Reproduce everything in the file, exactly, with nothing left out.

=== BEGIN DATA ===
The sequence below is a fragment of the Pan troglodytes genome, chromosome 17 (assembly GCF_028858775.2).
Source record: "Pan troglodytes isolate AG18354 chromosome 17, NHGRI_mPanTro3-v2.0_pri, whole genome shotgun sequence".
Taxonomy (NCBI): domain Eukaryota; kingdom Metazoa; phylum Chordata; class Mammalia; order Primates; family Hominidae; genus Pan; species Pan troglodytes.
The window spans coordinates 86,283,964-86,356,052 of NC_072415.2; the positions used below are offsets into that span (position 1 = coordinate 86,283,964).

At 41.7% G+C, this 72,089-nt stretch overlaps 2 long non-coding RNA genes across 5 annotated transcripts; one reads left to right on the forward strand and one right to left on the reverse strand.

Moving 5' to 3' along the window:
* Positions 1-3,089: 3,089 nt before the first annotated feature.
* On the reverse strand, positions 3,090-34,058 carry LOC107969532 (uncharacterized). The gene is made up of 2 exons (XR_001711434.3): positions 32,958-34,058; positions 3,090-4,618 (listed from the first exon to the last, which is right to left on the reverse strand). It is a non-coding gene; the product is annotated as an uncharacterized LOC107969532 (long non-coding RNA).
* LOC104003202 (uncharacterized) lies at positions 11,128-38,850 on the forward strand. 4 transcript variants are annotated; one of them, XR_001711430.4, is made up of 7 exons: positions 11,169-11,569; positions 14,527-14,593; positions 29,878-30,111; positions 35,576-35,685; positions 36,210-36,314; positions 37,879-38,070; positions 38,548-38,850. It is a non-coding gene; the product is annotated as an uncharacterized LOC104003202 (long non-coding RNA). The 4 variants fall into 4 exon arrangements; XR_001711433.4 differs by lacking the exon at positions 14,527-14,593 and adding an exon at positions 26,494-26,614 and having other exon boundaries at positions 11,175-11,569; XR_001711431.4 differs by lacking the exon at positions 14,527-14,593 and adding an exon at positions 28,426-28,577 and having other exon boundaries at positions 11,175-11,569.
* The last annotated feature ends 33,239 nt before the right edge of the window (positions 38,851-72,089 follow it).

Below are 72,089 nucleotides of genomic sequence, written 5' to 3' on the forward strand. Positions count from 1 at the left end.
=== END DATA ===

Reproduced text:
The sequence below is a fragment of the Pan troglodytes genome, chromosome 17 (assembly GCF_028858775.2).
Source record: "Pan troglodytes isolate AG18354 chromosome 17, NHGRI_mPanTro3-v2.0_pri, whole genome shotgun sequence".
Taxonomy (NCBI): domain Eukaryota; kingdom Metazoa; phylum Chordata; class Mammalia; order Primates; family Hominidae; genus Pan; species Pan troglodytes.
The window spans coordinates 86,283,964-86,356,052 of NC_072415.2; the positions used below are offsets into that span (position 1 = coordinate 86,283,964).

At 41.7% G+C, this 72,089-nt stretch overlaps 2 long non-coding RNA genes across 5 annotated transcripts; one reads left to right on the forward strand and one right to left on the reverse strand.

Moving 5' to 3' along the window:
* Positions 1-3,089: 3,089 nt before the first annotated feature.
* On the reverse strand, positions 3,090-34,058 carry LOC107969532 (uncharacterized). The gene is made up of 2 exons (XR_001711434.3): positions 32,958-34,058; positions 3,090-4,618 (listed from the first exon to the last, which is right to left on the reverse strand). It is a non-coding gene; the product is annotated as an uncharacterized LOC107969532 (long non-coding RNA).
* LOC104003202 (uncharacterized) lies at positions 11,128-38,850 on the forward strand. 4 transcript variants are annotated; one of them, XR_001711430.4, is made up of 7 exons: positions 11,169-11,569; positions 14,527-14,593; positions 29,878-30,111; positions 35,576-35,685; positions 36,210-36,314; positions 37,879-38,070; positions 38,548-38,850. It is a non-coding gene; the product is annotated as an uncharacterized LOC104003202 (long non-coding RNA). The 4 variants fall into 4 exon arrangements; XR_001711433.4 differs by lacking the exon at positions 14,527-14,593 and adding an exon at positions 26,494-26,614 and having other exon boundaries at positions 11,175-11,569; XR_001711431.4 differs by lacking the exon at positions 14,527-14,593 and adding an exon at positions 28,426-28,577 and having other exon boundaries at positions 11,175-11,569.
* The last annotated feature ends 33,239 nt before the right edge of the window (positions 38,851-72,089 follow it).

Below are 72,089 nucleotides of genomic sequence, written 5' to 3' on the forward strand. Positions count from 1 at the left end.